f(x,y) = x2 + y2 subject to the constraint xy = 1, find all extrema, if they exist. Where x is in [-10, 10]
The only (x,y) that satisfy the constraint are =+_1 and y=+_1. In both cases f(x) =2. Here is where I stuck, which one is the max/min?
f(x,y) = x2 + y2 subject to the constraint xy = 1, find all extrema, if they exist. Where x is in [-10, 10]
The only (x,y) that satisfy the constraint are =+_1 and y=+_1. In both cases f(x) =2. Here is where I stuck, which one is the max/min?
Do you not understand the meaning of the words "maximum" and "minimum"? If they both have the same value for f, then you can't have one the maximum and the other a minimum. Although it is quite possible that neither is a maximum or minimum.
There is a theorem saying that a continuous function will achieve both max and min on a compact set (closed and bounded interval will work). Further there is a theorem saying that they must lie either inside the interval, where the derivative is 0, or on the boundary. So it is possible that (1, 1) and (-1, -1) both give a maximum value while the minimum occurs at x= -10 or 10. Or that both (1, 1) and (-1, -1) both give a minimum value while the maximum occurs at x= -10 or 10. Or that the maximum occurs at either x= -10 or x= 10 or the other way around. To tell, evaluate f at those points and see which is the largest and which is the smallest!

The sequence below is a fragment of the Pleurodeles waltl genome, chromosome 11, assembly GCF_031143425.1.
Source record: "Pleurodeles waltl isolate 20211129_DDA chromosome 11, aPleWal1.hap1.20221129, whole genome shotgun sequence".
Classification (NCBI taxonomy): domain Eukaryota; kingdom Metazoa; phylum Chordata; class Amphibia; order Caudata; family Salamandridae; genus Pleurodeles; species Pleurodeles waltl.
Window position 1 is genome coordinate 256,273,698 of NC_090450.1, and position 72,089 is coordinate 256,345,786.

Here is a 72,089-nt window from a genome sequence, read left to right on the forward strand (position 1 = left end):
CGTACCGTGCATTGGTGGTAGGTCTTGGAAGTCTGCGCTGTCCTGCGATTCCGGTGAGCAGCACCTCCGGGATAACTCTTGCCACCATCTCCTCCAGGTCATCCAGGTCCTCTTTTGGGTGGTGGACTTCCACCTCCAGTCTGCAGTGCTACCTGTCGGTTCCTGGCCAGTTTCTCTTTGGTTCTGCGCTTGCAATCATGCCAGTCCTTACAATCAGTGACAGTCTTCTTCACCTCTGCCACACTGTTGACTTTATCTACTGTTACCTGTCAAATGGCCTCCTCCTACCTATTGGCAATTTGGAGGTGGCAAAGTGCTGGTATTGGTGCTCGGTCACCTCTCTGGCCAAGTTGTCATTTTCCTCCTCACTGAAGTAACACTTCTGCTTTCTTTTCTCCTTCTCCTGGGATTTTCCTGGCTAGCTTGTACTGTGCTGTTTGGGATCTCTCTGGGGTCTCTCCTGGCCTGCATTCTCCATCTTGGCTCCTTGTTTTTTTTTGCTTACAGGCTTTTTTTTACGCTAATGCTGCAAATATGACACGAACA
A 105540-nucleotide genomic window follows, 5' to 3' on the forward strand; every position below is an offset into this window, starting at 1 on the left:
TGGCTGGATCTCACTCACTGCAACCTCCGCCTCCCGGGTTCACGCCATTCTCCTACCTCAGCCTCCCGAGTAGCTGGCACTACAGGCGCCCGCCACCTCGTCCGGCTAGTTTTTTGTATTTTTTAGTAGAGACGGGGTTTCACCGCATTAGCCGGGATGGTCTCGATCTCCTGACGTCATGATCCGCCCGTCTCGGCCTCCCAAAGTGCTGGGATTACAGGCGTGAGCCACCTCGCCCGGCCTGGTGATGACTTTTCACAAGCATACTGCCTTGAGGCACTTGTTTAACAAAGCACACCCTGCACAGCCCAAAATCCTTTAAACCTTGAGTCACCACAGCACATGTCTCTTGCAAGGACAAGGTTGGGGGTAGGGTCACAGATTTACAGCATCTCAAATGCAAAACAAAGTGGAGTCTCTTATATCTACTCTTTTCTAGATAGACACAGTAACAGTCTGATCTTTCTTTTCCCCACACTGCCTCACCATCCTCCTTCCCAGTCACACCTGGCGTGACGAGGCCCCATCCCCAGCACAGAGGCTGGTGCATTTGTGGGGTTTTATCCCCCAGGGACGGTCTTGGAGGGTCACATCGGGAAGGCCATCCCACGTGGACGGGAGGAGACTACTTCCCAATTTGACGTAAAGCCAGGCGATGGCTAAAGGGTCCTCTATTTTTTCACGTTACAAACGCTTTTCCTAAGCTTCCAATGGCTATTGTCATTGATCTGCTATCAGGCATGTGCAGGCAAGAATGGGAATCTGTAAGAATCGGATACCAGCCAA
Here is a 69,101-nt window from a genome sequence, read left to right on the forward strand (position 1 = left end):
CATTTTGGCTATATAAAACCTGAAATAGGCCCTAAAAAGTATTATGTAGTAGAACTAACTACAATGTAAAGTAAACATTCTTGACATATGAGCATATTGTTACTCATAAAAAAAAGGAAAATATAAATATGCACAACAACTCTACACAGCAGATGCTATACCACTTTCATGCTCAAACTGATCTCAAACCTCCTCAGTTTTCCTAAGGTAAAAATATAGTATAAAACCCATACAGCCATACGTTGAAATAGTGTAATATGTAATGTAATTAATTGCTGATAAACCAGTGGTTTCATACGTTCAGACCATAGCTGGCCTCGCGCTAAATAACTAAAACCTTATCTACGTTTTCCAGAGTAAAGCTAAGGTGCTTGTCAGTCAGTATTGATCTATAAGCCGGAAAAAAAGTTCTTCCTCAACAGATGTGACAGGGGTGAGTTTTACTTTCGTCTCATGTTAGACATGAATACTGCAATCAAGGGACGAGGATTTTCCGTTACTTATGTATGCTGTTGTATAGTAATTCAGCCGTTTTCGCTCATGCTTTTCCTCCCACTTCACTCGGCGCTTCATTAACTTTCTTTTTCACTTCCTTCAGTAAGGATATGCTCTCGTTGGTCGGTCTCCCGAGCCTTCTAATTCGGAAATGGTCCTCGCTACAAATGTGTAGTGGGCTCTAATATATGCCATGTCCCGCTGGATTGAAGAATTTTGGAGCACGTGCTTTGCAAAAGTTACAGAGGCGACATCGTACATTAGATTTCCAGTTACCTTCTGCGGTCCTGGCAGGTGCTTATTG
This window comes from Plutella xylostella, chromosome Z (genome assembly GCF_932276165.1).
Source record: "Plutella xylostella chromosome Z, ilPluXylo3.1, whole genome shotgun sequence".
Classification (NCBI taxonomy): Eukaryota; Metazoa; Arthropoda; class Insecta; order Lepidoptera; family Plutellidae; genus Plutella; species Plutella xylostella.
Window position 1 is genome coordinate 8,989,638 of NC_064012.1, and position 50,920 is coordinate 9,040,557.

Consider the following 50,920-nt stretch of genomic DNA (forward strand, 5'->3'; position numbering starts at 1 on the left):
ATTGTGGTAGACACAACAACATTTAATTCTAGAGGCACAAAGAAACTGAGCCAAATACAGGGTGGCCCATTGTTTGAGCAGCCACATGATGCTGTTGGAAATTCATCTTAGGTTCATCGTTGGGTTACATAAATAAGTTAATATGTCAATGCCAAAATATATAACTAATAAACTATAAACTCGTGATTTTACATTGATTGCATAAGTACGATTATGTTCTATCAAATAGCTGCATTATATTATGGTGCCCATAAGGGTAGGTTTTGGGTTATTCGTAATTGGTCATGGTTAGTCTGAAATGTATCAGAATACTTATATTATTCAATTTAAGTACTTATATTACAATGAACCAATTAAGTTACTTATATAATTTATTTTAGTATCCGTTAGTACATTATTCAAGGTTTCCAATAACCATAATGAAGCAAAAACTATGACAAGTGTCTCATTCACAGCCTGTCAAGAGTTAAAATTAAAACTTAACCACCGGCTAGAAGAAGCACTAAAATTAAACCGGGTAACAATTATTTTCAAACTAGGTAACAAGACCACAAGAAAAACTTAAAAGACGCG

it's not true that the only x and y that satisfy the constraint are x=y +_1 .... for example the end points x=10 y=0.1 or x=-10 y=0.1 which give f(x,y)= 10^2 +0.1^2 that's higher than 2.
This is a multivariate question i believe not calculus 2
Lagrange multiplier gives you the minimum in this case, but you have to also check the end points, on the interval x from -10 to 10 for example if x were to be from -100 to 100, and one in the case where x=-100 then from the constraint y=1/-100 and if you plug those values into your f(x,y) gives a greater output compared to 2.
x=10 and y=0.1 is closed under the constraint 10*0.1=1